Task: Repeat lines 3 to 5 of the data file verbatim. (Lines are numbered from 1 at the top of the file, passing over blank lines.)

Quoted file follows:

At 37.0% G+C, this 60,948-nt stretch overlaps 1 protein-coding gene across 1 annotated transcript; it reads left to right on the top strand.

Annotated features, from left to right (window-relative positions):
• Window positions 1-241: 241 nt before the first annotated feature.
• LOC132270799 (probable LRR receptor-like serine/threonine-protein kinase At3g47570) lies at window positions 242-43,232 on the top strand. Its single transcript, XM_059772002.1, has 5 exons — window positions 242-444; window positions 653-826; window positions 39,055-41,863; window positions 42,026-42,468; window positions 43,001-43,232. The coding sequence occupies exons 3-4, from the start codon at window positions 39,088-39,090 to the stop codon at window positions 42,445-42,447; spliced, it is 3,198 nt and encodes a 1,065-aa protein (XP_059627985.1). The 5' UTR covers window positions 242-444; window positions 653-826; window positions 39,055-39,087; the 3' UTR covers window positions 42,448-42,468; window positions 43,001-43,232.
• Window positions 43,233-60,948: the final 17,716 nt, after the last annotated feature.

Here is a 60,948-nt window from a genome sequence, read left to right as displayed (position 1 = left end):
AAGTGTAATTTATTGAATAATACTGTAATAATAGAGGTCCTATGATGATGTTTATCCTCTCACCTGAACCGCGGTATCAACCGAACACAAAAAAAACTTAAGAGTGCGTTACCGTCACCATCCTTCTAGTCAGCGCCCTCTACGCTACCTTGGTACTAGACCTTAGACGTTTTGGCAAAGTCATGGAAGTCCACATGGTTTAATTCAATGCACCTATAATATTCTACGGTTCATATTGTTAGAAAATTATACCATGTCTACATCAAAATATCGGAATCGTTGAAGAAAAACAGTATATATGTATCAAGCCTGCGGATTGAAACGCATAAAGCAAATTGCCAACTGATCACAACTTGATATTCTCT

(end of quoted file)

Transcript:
• Window positions 1-241: 241 nt before the first annotated feature.
• LOC132270799 (probable LRR receptor-like serine/threonine-protein kinase At3g47570) lies at window positions 242-43,232 on the top strand. Its single transcript, XM_059772002.1, has 5 exons — window positions 242-444; window positions 653-826; window positions 39,055-41,863; window positions 42,026-42,468; window positions 43,001-43,232. The coding sequence occupies exons 3-4, from the start codon at window positions 39,088-39,090 to the stop codon at window positions 42,445-42,447; spliced, it is 3,198 nt and encodes a 1,065-aa protein (XP_059627985.1). The 5' UTR covers window positions 242-444; window positions 653-826; window positions 39,055-39,087; the 3' UTR covers window positions 42,448-42,468; window positions 43,001-43,232.
• Window positions 43,233-60,948: the final 17,716 nt, after the last annotated feature.